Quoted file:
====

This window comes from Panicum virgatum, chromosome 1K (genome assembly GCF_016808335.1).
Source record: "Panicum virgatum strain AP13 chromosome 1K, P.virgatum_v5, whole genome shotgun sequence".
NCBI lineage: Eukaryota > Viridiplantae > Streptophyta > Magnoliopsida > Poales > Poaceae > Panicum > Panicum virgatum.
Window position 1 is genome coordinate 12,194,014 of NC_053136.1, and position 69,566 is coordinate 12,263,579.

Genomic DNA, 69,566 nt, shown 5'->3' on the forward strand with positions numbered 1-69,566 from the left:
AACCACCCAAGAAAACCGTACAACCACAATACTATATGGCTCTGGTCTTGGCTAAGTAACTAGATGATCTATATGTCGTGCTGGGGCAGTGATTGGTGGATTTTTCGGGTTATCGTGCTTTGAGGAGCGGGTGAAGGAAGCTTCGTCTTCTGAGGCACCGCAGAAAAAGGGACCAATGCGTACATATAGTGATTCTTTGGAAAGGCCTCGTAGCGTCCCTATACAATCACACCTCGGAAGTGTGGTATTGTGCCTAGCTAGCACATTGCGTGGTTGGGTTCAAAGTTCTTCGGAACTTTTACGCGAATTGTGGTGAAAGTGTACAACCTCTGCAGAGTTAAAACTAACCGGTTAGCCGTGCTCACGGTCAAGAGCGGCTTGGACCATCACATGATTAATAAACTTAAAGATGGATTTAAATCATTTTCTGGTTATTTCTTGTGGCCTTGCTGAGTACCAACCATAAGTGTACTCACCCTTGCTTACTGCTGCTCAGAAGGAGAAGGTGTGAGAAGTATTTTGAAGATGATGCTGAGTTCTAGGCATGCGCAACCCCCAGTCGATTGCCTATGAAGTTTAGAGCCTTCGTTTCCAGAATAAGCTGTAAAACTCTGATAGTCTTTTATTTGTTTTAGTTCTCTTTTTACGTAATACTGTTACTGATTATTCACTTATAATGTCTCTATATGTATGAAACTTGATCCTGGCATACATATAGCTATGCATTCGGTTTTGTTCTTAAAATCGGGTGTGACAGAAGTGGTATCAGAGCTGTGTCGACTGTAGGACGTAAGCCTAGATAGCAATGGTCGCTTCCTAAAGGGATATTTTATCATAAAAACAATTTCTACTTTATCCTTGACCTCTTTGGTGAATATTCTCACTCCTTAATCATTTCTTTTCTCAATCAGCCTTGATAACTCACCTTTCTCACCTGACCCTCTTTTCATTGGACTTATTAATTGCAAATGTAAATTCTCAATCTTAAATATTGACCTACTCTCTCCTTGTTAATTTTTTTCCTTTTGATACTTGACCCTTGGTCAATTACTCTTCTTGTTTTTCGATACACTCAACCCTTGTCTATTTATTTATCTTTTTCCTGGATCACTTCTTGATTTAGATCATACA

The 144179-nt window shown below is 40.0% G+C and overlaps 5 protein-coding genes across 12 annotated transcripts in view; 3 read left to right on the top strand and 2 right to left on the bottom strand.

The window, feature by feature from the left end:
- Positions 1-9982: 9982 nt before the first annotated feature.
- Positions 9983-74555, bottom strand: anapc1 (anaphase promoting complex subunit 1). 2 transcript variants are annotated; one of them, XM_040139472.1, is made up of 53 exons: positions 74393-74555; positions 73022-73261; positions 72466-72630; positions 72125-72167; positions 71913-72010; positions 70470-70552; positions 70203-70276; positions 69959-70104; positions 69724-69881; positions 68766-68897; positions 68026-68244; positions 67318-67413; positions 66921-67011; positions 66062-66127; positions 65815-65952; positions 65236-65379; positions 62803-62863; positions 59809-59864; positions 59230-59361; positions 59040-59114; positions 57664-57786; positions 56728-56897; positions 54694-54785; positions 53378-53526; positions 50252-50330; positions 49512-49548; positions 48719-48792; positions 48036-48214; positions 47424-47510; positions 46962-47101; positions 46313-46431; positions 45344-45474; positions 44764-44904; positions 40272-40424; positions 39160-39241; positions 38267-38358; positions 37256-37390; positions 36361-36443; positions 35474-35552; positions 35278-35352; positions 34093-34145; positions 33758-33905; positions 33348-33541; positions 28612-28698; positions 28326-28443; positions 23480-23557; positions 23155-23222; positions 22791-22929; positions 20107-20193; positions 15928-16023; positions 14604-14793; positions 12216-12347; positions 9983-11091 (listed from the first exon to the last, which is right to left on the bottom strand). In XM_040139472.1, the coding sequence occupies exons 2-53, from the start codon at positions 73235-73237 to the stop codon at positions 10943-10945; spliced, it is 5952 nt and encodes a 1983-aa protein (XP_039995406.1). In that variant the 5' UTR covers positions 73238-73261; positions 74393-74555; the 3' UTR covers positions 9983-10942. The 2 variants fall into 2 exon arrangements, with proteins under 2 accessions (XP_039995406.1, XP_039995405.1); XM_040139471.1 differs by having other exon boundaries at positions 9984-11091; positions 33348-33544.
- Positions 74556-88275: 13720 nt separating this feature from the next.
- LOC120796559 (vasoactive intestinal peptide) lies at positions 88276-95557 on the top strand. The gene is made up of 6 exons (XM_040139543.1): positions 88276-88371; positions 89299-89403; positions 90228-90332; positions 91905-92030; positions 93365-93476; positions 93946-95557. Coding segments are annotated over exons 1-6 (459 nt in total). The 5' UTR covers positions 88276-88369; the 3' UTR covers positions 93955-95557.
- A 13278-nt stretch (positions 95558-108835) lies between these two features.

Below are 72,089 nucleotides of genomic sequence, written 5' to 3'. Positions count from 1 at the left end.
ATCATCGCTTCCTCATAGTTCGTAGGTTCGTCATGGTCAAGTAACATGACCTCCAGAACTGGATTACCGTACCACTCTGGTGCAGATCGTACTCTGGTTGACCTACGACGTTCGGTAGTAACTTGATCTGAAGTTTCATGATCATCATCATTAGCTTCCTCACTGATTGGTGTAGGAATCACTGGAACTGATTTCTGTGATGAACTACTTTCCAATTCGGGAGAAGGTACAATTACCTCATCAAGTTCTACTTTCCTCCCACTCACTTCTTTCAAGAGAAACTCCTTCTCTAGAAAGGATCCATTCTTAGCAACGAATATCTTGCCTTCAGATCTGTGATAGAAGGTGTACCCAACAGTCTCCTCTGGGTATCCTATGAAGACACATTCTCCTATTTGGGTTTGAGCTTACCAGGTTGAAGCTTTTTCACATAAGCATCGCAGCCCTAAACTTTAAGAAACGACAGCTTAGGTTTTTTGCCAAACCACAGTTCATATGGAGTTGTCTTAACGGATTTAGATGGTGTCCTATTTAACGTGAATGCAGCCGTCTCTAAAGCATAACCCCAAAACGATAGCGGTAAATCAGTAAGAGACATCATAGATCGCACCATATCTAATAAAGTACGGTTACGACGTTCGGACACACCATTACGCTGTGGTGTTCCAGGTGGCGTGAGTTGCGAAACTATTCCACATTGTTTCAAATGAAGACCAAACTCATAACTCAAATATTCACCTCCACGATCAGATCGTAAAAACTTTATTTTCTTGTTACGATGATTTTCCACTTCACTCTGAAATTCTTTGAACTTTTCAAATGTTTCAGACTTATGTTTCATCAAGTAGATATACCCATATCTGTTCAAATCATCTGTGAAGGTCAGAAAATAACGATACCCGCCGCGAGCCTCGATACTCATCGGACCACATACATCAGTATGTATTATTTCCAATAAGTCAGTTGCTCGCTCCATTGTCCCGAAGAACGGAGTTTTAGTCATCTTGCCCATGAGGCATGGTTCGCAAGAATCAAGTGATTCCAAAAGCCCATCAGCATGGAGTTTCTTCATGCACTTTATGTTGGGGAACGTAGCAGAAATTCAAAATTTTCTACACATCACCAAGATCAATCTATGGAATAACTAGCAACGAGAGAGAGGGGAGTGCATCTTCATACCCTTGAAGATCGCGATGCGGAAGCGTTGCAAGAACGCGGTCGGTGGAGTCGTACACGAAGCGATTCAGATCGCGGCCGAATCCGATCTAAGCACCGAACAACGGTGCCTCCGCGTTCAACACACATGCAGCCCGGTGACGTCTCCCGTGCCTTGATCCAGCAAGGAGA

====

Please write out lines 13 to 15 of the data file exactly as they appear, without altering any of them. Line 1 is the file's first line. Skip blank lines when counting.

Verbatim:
- A 13278-nt stretch (positions 95558-108835) lies between these two features.

Below are 72,089 nucleotides of genomic sequence, written 5' to 3'. Positions count from 1 at the left end.
ATCATCGCTTCCTCATAGTTCGTAGGTTCGTCATGGTCAAGTAACATGACCTCCAGAACTGGATTACCGTACCACTCTGGTGCAGATCGTACTCTGGTTGACCTACGACGTTCGGTAGTAACTTGATCTGAAGTTTCATGATCATCATCATTAGCTTCCTCACTGATTGGTGTAGGAATCACTGGAACTGATTTCTGTGATGAACTACTTTCCAATTCGGGAGAAGGTACAATTACCTCATCAAGTTCTACTTTCCTCCCACTCACTTCTTTCAAGAGAAACTCCTTCTCTAGAAAGGATCCATTCTTAGCAACGAATATCTTGCCTTCAGATCTGTGATAGAAGGTGTACCCAACAGTCTCCTCTGGGTATCCTATGAAGACACATTCTCCTATTTGGGTTTGAGCTTACCAGGTTGAAGCTTTTTCACATAAGCATCGCAGCCCTAAACTTTAAGAAACGACAGCTTAGGTTTTTTGCCAAACCACAGTTCATATGGAGTTGTCTTAACGGATTTAGATGGTGTCCTATTTAACGTGAATGCAGCCGTCTCTAAAGCATAACCCCAAAACGATAGCGGTAAATCAGTAAGAGACATCATAGATCGCACCATATCTAATAAAGTACGGTTACGACGTTCGGACACACCATTACGCTGTGGTGTTCCAGGTGGCGTGAGTTGCGAAACTATTCCACATTGTTTCAAATGAAGACCAAACTCATAACTCAAATATTCACCTCCACGATCAGATCGTAAAAACTTTATTTTCTTGTTACGATGATTTTCCACTTCACTCTGAAATTCTTTGAACTTTTCAAATGTTTCAGACTTATGTTTCATCAAGTAGATATACCCATATCTGTTCAAATCATCTGTGAAGGTCAGAAAATAACGATACCCGCCGCGAGCCTCGATACTCATCGGACCACATACATCAGTATGTATTATTTCCAATAAGTCAGTTGCTCGCTCCATTGTCCCGAAGAACGGAGTTTTAGTCATCTTGCCCATGAGGCATGGTTCGCAAGAATCAAGTGATTCCAAAAGCCCATCAGCATGGAGTTTCTTCATGCACTTTATGTTGGGGAACGTAGCAGAAATTCAAAATTTTCTACACATCACCAAGATCAATCTATGGAATAACTAGCAACGAGAGAGAGGGGAGTGCATCTTCATACCCTTGAAGATCGCGATGCGGAAGCGTTGCAAGAACGCGGTCGGTGGAGTCGTACACGAAGCGATTCAGATCGCGGCCGAATCCGATCTAAGCACCGAACAACGGTGCCTCCGCGTTCAACACACATGCAGCCCGGTGACGTCTCCCGTGCCTTGATCCAGCAAGGAGA